> bcrypt as suggested earlier.
>
> The bcrypt package
> at http://go.pkgdoc.org/code.google.com/p/go.crypto/bcrypt works with Go 1,
> is stable and is supported by the Go team.
>

I did a godoc -http=:1818 in go1 installed in a mac machine, but
couldn't find anything related to bcrypt. Should I file a bug ? Are
you sure it is supported by the Go 1 officially.
Yes. It's supported by the Go team and works with Go 1 officially.
It is in a subrepository of the official Go project; the reason it is not
in the main repository is that it is not mature enough, and can't yet
provide a guaranteed compatible API like what is provided for Go 1.

But it will surely work with Go 1, in fact, it is tested with every commit
of Go by the builders.
Message has been deleted

roger peppe

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May 29, 2012, 9:12:30 AM5/29/12
to Peter Thrun, golan...@googlegroups.com, Sankar P
On 29 May 2012 13:54, Peter Thrun <peter...@ymail.com> wrote:
>> I have a web application where I need to store passwords of users.
>> Instead of saving the passwords, I am saving the SHA 512 hash of the
>> password.
>
>
> A SHA hash of salt+password is not a safe way to store a password. Use
> bcrypt as suggested earlier.
>
> The bcrypt package
> at http://go.pkgdoc.org/code.google.com/p/go.crypto/bcrypt works with Go 1,
> is stable and is supported by the Go team.

+1

Patrick Mylund Nielsen

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May 29, 2012, 9:58:21 AM5/29/12
to Sankar P, golan...@googlegroups.com, Peter Thrun
Unfortunately it's a very widespread misconception that MD5, SHA, et al, by themselves are suitable for password "storage" because they are "secure hashes". Their use in e.g. cryptographic HMACs is very different (speed is a good thing, for example.) In reality they provide very poor password digests: they are easily recognizable and very quick to run.

bcrypt is generally accepted as being the strongest password storage scheme that is easy to deploy/has any libraries. If you want to be really future-proof, you could look into something like 'scrypt' by Colin Percival (although this has been used significantly less, and thus has a higher chance of having some as-of-yet undiscovered weakness.) bcrypt is the default crypt scheme in OpenBSD, a BSD variant that's notorious for being obsessed with security.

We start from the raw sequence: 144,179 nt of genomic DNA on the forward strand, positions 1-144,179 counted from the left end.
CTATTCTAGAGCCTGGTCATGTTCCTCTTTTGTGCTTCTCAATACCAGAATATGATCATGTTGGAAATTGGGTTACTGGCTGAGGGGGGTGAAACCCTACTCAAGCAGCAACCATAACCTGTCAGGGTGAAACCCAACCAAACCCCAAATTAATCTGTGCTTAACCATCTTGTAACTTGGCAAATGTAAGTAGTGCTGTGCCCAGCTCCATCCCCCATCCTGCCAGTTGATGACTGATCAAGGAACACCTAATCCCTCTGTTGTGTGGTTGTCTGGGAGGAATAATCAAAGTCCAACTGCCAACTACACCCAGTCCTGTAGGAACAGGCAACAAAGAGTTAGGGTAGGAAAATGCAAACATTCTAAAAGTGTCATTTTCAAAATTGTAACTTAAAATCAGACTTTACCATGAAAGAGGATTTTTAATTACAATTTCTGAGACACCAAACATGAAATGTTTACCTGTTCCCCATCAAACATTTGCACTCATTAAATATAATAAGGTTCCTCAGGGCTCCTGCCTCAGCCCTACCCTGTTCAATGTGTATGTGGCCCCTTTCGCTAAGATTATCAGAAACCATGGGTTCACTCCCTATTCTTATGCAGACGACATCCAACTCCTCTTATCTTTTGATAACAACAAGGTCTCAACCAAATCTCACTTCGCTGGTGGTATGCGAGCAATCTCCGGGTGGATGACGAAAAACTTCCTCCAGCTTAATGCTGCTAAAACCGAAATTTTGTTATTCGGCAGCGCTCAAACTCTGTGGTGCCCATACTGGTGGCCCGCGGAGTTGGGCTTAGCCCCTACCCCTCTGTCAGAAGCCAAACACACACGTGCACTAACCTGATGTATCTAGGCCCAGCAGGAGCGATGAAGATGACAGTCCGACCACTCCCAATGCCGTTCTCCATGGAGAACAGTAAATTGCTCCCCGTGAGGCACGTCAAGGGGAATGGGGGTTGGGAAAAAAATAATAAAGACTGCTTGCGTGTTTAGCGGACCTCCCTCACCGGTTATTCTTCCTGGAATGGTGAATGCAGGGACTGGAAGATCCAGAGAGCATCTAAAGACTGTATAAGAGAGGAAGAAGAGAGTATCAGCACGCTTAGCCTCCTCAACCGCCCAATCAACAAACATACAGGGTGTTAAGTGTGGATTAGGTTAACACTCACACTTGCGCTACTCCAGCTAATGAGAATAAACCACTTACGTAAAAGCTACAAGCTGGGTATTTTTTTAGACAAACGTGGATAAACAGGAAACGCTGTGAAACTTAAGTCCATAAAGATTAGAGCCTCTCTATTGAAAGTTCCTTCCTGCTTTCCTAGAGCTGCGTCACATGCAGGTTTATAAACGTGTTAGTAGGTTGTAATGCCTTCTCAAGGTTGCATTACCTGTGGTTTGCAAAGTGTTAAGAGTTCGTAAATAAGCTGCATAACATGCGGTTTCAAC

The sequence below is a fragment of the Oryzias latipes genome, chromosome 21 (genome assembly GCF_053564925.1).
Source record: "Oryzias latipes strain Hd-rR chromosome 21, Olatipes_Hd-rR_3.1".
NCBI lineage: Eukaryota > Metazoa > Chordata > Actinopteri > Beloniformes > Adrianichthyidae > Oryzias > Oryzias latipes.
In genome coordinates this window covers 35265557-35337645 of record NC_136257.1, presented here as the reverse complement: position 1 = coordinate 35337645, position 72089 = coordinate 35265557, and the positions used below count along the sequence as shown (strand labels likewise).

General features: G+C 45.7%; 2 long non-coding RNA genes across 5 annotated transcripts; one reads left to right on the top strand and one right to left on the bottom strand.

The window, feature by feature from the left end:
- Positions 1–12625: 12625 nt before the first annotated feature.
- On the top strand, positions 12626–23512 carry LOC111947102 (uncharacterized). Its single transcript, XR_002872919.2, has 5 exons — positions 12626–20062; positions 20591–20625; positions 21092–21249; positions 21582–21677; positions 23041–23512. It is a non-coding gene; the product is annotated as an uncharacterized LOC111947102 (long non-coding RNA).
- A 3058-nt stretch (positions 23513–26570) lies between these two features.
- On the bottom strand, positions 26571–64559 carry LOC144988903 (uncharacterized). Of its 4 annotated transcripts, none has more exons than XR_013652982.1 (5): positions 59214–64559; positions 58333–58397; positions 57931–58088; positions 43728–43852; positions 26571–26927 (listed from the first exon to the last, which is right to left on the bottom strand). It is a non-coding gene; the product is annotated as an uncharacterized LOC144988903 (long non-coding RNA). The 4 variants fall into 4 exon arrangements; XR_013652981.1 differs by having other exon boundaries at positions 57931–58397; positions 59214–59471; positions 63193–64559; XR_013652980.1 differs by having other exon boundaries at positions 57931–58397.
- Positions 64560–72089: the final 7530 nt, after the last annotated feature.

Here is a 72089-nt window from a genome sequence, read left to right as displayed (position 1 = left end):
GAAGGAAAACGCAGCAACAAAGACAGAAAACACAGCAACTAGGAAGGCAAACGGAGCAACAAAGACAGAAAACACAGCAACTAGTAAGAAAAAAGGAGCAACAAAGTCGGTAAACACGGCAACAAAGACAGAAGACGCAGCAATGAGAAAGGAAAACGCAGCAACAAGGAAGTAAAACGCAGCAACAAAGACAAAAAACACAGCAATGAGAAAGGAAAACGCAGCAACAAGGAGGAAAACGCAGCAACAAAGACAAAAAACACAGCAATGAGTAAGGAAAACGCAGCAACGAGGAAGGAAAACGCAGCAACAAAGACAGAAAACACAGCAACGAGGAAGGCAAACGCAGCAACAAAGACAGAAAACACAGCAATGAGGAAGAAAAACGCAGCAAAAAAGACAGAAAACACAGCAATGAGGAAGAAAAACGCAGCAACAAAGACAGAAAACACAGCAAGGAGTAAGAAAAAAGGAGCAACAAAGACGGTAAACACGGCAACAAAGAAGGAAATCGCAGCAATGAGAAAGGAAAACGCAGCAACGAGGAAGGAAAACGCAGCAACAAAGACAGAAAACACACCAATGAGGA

You don't have to use bcrypt if you want to follow standards, though, and even bcrypt hasn't been scrutinized enough that it's safe to call it a silver bullet. The adaptive key derivation function (what these are called) used in government computers, and the one endorsed by NIST, is PBKDF2 (short for password-based key derivation function--and it's in go.crypto as well). It's a container for any hash function, e.g. SHA-256, SHA-512, that does what others have mentioned early--supplying a salt, iterating the hash function so it takes a significant amount of time to generate a single digest, etc. It's older than bcrypt, and it's easier to bruteforce (in a parallelized manner, especially), but it's still a million times better than a regular digest with no salt or stretching.

Whatever you choose, be careful about using just a hash function over an adaptive key derivation scheme. It is notoriously hard to get right (iterating a hash function tends to lose you a fairly significant amount of entropy, for instance) -- and, well, it's just ridiculously easy to use bcrypt in go.crypt. And PBKDF2 just takes a hash.Hash!

Here's the reason people always say "Use bcrypt.": http://codahale.com/how-to-safely-store-a-password/ :)

On Tue, May 29, 2012 at 2:54 PM, Peter Thrun <peter...@ymail.com> wrote:
I have a web application where I need to store passwords of users.
Instead of saving the passwords, I am saving the SHA 512 hash of the
password. 

Patrick Mylund Nielsen

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May 29, 2012, 10:14:23 AM5/29/12
to Sankar P, golan...@googlegroups.com, Peter Thrun

Sankar P

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May 29, 2012, 10:17:12 AM5/29/12
to Patrick Mylund Nielsen, golan...@googlegroups.com, Peter Thrun
Thank you everyone for the excellent comments and the links.

On Tue, May 29, 2012 at 7:44 PM, Patrick Mylund Nielsen

Patrick Mylund Nielsen

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May 29, 2012, 10:19:01 AM5/29/12
to Sankar P, golan...@googlegroups.com, Peter Thrun
I should clarify: NIST's recommendation is in regard to deriving a key to use for subsequent en-/decryption of protected information, not specifically to storing and using the digest for authentication purposes.

Conversely, bcrypt was designed specifically for use in password authentication.

Patrick Mylund Nielsen

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May 29, 2012, 10:37:39 AM5/29/12
to Sankar P, golan...@googlegroups.com, Peter Thrun
Glad it was useful!

Btw. this table from the scrypt paper really speaks loads:  http://i.imgur.com/iUpUk.png 

Guillermo Estrada

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May 29, 2012, 11:02:18 AM5/29/12
to golan...@googlegroups.com, Patrick Mylund Nielsen, Peter Thrun
As everyone suggested BCrypt is the best way of storing passwords. As it is very CPU intensive (as it is an adaptative hash) and "slow" compared to SHA, it is harder to break by brute force attacks.